The Unified Modeling Language (UML) is the successor to the wave of object-oriented analysis and design (OOA&D) methods that appeared in the late '80s and early '90s. It most directly unifies the methods of Booch, Rumbaugh (OMT), and Jacobson, but its reach is wider than that. The UML went through a standardization process with the OMG (Object Management Group) and is now an OMG standard.
The UML is called a modeling language, not a method. Most methods consist, at least in principle, of both a modeling language and a process. The modeling language is the (mainly graphical) notation that methods use to express designs. The process is their advice on what steps to take in doing a design.
The process parts of many methods books are rather sketchy. Furthermore, I find that most people, when they say they are using a method, use the modeling language, but rarely follow the process. So in many ways, the modeling language is the most important part of the method. It is certainly the key part for communication. If you want to discuss your design with someone, it is the modeling language that both of you need to understand, not the process you used to get to that design.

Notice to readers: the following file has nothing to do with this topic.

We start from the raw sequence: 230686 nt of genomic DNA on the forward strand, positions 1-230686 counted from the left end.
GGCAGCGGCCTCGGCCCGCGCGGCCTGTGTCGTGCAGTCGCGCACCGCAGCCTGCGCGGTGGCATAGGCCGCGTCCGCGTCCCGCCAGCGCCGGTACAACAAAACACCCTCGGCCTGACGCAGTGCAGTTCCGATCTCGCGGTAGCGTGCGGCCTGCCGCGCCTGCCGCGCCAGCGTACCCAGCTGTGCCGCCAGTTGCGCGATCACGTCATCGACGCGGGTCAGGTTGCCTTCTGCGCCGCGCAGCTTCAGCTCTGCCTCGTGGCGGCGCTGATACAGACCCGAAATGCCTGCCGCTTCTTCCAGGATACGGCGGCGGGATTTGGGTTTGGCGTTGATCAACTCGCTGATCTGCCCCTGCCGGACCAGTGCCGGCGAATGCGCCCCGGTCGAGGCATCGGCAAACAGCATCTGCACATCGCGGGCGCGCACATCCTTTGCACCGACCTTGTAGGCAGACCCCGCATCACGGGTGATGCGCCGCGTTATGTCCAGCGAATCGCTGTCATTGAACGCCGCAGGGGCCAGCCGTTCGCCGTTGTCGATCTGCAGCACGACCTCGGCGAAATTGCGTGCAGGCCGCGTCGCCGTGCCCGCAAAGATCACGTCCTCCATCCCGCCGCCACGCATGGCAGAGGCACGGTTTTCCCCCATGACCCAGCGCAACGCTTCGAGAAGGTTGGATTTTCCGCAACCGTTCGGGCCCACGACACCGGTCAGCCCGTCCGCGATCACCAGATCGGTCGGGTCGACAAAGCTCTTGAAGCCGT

The three amigos have also developed a unified process, which they call the Rational Unified Process (RUP). You don't have to use the Rational Unified Process in order to use the UMLthey are distinctly separate. In this book, however, I talk a little bit about process in order to put the techniques of the modeling language in context. Within this discussion, I use the basic steps and terms of the Rational Unified Process, but the text is not a description of the the Rational Unified Process. I find that I use many different processes, depending on my client and on the kind of software I am building. Although I think that a standard modeling language is valuable, I don't see a comparable need for a standard process, although some harmonization on vocabulary would be useful.